Aug 172010
 

New 3D Technology

With the advent of 3D glasses with polarizing filters and LCD shutters you’d be forgiven for thinking we’d seen the last of the archetypal numbers with different colored filters.

Well, think again because European researchers have come up with technology they say can display 3D images at a monitor’s full resolution, with no darkening of the ambient light, no restrictions on viewing angle and with less strain on the eyes than other 3D technologies – and yes, it relies on glasses with different colored filters.

There’s no secret that current 3D technologies aren’t perfect. After the initial hoopla surrounding the latest batch of 3D entertainment, best illustrated by Avatar, people have started to notice a few pitfalls. The glasses – both passive (polarized) and active shutter – cause a noticeable dimming of the image. Also, anyone who has shelled out for a new 3D TV will likely have noticed that it has to be watched with the head in an upright position. Simply tilting your head can cause ghosting and color changes, while laying down can cause the image to disappear altogether. As has also been widely reported, some people can suffer headaches and nausea when watching 3D for an extended period. Not exactly what you’d expect from the next big thing in home entertainment.

German and Swiss researchers on a EUREKA project say they have developed technology that overcomes these problems. The breakthrough is the result of three friends at German company Infitec wanting to develop a 3D LCD flat-screen monitor capable of displaying the full resolution of the new high-definition television formats.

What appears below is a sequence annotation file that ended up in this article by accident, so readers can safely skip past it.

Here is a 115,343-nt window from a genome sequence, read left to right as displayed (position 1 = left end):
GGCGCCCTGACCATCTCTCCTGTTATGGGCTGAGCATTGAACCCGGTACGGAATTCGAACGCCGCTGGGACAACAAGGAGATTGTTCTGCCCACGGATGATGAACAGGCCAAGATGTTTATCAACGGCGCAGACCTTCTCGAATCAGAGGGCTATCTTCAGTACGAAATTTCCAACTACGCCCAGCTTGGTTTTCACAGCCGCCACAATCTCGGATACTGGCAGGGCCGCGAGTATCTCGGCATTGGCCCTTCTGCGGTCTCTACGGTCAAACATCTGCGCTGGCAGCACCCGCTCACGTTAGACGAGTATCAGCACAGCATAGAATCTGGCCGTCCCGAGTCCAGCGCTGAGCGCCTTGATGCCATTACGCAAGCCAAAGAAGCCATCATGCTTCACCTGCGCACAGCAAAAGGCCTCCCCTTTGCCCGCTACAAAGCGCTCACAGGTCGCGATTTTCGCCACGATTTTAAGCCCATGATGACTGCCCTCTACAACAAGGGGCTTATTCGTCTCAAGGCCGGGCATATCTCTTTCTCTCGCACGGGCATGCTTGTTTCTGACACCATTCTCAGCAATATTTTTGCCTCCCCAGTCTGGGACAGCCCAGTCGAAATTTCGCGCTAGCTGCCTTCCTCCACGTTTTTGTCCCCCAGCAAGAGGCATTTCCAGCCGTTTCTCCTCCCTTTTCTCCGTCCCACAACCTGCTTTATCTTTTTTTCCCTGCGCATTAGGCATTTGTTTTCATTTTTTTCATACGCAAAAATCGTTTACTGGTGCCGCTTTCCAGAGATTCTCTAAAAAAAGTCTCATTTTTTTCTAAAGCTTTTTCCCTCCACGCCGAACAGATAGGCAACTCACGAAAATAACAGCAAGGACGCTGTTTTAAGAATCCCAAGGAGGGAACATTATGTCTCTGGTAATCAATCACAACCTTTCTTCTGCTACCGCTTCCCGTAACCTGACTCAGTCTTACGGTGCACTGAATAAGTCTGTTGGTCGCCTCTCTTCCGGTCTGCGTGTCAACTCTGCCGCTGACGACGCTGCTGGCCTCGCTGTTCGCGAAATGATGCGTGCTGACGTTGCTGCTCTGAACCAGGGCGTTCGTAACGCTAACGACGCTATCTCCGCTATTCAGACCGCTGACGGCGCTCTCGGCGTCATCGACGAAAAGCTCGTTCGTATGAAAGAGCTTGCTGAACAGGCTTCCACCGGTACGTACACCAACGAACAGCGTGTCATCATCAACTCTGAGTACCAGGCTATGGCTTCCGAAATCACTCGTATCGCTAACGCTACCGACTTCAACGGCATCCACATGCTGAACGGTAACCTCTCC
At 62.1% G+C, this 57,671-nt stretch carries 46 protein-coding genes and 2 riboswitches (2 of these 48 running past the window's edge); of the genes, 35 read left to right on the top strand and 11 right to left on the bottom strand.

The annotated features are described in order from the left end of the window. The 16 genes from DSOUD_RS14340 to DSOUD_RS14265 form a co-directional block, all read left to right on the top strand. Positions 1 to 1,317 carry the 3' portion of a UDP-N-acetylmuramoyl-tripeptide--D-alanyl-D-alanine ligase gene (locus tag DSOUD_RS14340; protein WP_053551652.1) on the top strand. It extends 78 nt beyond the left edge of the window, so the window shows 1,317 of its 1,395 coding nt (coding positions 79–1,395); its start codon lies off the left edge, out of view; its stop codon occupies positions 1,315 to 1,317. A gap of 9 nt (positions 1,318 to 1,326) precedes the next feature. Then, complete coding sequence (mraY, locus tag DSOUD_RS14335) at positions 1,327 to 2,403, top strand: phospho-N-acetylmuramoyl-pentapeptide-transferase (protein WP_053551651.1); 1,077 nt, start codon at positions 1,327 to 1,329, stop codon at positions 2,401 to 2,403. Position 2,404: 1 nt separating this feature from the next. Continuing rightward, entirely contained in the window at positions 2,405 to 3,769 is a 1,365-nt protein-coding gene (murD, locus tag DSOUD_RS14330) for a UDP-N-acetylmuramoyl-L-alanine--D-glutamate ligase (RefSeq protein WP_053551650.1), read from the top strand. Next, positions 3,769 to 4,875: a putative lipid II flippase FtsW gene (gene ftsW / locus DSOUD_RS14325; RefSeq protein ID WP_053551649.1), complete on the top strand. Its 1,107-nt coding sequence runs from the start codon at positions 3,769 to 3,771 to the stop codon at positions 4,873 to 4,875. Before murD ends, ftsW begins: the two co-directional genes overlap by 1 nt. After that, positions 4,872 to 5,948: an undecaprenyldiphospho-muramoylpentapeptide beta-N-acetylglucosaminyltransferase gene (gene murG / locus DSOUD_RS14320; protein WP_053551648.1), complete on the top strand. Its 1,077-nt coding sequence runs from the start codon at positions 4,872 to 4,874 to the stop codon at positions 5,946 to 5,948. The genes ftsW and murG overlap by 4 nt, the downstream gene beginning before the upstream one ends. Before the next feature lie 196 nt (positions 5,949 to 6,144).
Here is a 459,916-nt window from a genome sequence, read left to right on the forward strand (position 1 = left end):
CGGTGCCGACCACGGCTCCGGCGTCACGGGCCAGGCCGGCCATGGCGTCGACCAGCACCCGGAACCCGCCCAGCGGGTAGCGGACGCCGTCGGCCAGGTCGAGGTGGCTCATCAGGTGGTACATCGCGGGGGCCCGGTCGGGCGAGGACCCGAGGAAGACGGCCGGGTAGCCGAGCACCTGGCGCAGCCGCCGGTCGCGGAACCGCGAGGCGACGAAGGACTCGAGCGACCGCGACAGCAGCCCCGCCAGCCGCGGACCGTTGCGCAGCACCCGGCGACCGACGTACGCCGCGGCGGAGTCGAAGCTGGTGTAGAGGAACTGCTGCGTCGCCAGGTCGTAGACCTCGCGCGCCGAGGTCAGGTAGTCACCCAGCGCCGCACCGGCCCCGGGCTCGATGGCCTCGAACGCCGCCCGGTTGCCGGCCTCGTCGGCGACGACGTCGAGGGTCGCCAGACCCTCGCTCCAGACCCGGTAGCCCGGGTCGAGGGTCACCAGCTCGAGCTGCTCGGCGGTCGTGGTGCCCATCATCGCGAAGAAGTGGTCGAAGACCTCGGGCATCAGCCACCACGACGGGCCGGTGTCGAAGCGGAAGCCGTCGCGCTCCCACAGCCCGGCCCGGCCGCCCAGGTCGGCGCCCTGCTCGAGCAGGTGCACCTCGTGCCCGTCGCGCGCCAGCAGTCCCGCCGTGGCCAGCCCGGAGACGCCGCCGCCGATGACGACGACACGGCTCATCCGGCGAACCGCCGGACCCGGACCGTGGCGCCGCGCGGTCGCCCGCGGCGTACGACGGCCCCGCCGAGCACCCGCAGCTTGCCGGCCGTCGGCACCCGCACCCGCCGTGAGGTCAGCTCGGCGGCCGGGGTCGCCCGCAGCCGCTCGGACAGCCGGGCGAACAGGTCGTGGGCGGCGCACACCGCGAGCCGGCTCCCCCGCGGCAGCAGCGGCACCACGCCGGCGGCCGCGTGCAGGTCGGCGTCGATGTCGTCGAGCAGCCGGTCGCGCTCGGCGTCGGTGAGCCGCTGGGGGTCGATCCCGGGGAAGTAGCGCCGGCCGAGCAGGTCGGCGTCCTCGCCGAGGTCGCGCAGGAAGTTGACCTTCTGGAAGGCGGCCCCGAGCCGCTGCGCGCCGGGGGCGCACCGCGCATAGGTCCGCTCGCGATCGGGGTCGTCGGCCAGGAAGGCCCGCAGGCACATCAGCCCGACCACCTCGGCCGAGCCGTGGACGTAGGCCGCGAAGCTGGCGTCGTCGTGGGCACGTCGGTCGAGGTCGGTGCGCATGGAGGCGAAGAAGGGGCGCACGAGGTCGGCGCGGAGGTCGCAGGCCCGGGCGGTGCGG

Everything old is new again

Infitec had already developed 3D technology for cinemas called wavelength multiplexing, which is based on the principle of the old red and green glasses. The company’s glasses use a much narrower color band wave than the traditional red and green glasses to improve the quality of the image, using specific wavelengths of red, green and blue for the right eye and different wavelengths of the same colors for the left eye. Filtering out very specific wavelengths provides different images to the left and right eyes, giving the spectator the illusion of 3D.

Infitec then partnered up with Swiss company Optics Balzers, which specializes in 3D filters and the two companies secured funding to start developing the 3D LCD screen. While Infitec researched the best signal and lighting to use in the monitor and software for it, Optics Balzers developed special filters for the lighting unit and the glasses.

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